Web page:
Yet more musings about a modern Psion - Scion

This is a discussion on Yet more musings about a modern Psion - Scion ; Hello everyone, It's been quiet in here for a while so I thought I'd start a new discussion on an old topic. I've been looking at various recent and not so recent web sites and forum discussions on a new ...

+ Reply to Thread
Results 1 to 20 of 20

Thread: Yet more musings about a modern Psion

  1. Yet more musings about a modern Psion

    Hello everyone,

    It's been quiet in here for a while so I thought I'd start a new
    discussion on an old topic. I've been looking at various recent and not
    so recent web sites and forum discussions on a new Psion, what it should
    have and who would want it.

    I've noticed that everyone has a different opinion of what a new Psion
    replacement should be. We all seem to like different things about the
    Psion. Rather than a serious discussion about replacing our favourite
    computer, I'm interested in what people actually like about it that's
    missing from the current range of possible replacements. What's your
    opinion?

    ....

    Well, I may as well volunteer mine. For most people the hardware is the
    focus, especially the keyboard. But if that's the case, then our dream
    hardware was available during the Psion's lifetime, in the form of the
    fast, colour, keyboard-equipped WinCE machines. They lacked what in my
    opinion was the most important thing of all: the SOFTWARE.

    The Psion's software was the best thing about it in my opinion. The OS
    and applications are wonderfully tailored to the small screen, low
    memory and relatively slow speed of the machine. I like Linux on the
    desktop, but EPOC beats it on a Psion.

    Word and Sheet are not "full featured" as some describe them, but are a
    good balance between the lighness and simplicity of Pocket Word/Excel
    and full-blown desktop applications. Data was relatively weak, but at
    least it was there: modern machines (desktop and otherwise) could do
    with a simple card-file database for things like collections and other
    data that doesn't fit into the standard contacts model.

    The standard PDA apps on the Psion are in my opinion just on a par with
    current machines. I like the way they work better than Mobile Windows
    equivalents, but I can't deny that the features of Contacts, Agenda and
    Time/World are adequately represented nowadays. Internet is quite weak:
    Email is mediocre and Web is atrocious; modern machines have the edge
    here.

    The one thing for me that puts the Psion above everything else is OPL.
    Programming is out of fashion among gadget freaks nowadays, so this is
    the reason I won't be replacing my Psion. But the availability of a
    reasonably quick, powerful and easy to learn on-board language is what
    gives the Psion a lot of its power. Even if you don't use it, the fact
    that other people do so will improve your own experience because of the
    applications that they can write.

    ....

    So, what would my ideal dream machine be? Hardware wise I'd like to see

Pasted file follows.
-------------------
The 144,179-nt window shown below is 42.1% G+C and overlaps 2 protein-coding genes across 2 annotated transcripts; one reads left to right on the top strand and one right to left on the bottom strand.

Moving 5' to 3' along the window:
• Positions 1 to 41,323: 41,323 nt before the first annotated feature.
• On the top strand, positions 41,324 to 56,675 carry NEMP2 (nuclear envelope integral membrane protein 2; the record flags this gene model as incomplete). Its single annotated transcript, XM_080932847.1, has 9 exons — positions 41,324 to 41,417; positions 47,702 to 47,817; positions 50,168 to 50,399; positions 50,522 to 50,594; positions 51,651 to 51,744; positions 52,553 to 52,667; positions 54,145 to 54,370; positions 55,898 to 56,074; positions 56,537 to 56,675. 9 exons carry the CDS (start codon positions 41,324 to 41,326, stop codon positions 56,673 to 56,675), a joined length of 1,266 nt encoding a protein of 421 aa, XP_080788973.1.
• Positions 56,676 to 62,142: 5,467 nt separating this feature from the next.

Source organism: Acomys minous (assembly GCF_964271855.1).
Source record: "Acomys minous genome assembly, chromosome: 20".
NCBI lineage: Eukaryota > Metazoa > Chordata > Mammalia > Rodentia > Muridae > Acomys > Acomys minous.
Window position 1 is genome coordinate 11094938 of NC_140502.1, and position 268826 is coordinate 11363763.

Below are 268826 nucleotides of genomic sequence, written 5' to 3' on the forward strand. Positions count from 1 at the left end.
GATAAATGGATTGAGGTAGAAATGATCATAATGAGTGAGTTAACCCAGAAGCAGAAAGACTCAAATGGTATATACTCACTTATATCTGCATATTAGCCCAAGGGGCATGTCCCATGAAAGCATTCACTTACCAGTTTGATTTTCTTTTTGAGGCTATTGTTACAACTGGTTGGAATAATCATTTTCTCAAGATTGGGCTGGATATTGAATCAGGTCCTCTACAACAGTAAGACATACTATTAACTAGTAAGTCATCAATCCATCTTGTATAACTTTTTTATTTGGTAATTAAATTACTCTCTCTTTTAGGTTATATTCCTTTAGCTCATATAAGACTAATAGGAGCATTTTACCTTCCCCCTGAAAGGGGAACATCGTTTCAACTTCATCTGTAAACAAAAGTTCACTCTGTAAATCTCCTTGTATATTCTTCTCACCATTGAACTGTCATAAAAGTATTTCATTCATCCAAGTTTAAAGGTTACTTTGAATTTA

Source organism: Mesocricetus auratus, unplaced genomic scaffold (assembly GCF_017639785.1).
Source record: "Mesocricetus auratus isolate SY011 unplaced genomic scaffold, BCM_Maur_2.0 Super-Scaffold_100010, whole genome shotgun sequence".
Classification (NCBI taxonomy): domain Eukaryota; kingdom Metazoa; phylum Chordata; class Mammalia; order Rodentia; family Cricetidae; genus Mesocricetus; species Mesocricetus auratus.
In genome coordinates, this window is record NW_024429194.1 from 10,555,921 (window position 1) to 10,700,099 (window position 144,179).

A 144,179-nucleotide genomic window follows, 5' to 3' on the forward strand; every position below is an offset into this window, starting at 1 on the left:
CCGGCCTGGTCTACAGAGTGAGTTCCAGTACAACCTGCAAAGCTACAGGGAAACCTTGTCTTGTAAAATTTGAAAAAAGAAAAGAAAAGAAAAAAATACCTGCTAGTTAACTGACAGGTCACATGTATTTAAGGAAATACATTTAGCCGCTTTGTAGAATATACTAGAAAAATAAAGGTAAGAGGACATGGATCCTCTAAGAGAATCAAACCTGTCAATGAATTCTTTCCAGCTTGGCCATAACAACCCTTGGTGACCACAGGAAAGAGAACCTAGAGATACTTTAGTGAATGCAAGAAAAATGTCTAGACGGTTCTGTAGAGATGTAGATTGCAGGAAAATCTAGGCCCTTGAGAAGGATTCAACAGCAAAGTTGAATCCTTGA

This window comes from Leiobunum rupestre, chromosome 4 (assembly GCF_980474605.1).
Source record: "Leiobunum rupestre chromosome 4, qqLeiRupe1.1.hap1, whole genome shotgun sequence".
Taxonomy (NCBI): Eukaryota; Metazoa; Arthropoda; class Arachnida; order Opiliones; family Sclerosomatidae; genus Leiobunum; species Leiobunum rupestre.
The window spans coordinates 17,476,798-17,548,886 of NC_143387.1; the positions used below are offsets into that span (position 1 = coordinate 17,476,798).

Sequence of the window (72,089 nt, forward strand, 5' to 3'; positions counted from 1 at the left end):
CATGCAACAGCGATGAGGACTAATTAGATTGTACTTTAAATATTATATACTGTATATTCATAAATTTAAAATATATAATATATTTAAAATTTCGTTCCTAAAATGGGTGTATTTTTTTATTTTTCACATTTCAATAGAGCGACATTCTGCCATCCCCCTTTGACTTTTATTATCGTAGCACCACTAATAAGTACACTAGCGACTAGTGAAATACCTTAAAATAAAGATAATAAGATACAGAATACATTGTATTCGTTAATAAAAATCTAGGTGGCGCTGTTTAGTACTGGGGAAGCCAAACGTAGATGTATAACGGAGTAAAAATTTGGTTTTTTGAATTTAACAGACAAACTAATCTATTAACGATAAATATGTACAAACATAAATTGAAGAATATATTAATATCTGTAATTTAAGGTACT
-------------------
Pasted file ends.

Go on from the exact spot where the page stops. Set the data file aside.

the 5mx form factor, or perhaps the Revo, with the specs expected of a
    modern machine: including colour at 640x240 or thereabouts, and maybe
    bluetooth for communicating with other devices.

    It would probably, nowadays, have to have a Linux-based OS, but tailored
    heavily to the machine; it would have to run a specially written window
    manager rather than the usual Gnome and KDE.

    The application suite would probably have to be specially written too,
    which is why such a machine will never see the light of day. OpenOffice
    as used on the EEE is really too big and fat to run on such a device,
    but a small, reliable set of office apps with a feature set like Psion's
    Word, Sheet and Data would still be ideal. They'd be useful on desktop
    Linuxes too.

    And most importantly, for me, a BASIC-like language that can take
    advantage of all the facilities of the machine, while having a simple
    syntax and easy learning curve, to fill the boots of OPL. It would hav
    eto be capable of creating professional quality applications,
    distributable and installable like any other application.

    This fantasy machine would get my interest. The EEE is the closest
    thing I've seen, and believe me if I'd had 200 quid to spare over the
    past couple of years I'd doubtless have got one, even though I'd still
    continue using the Psion.

    ....

    Goodness, these musings went on longer than I thought they would. Is
    anyone else going to join in?

    --
    Damian - http://psion.snigfarp.karoo.net/
    For email replies, substitute "psion" for "damian" in my email address.

  2. Re: Yet more musings about a modern Psion

    On 18 Sep, 07:29, Damian Walker wrote:
    > Hello everyone,
    >
    > It's been quiet in here for a while so I thought I'd start a new
    > discussion on an old topic. I've been looking at various recent and not
    > so recent web sites and forum discussions on a new Psion, what it should
    > have and who would want it.
    >
    > I've noticed that everyone has a different opinion of what a new Psion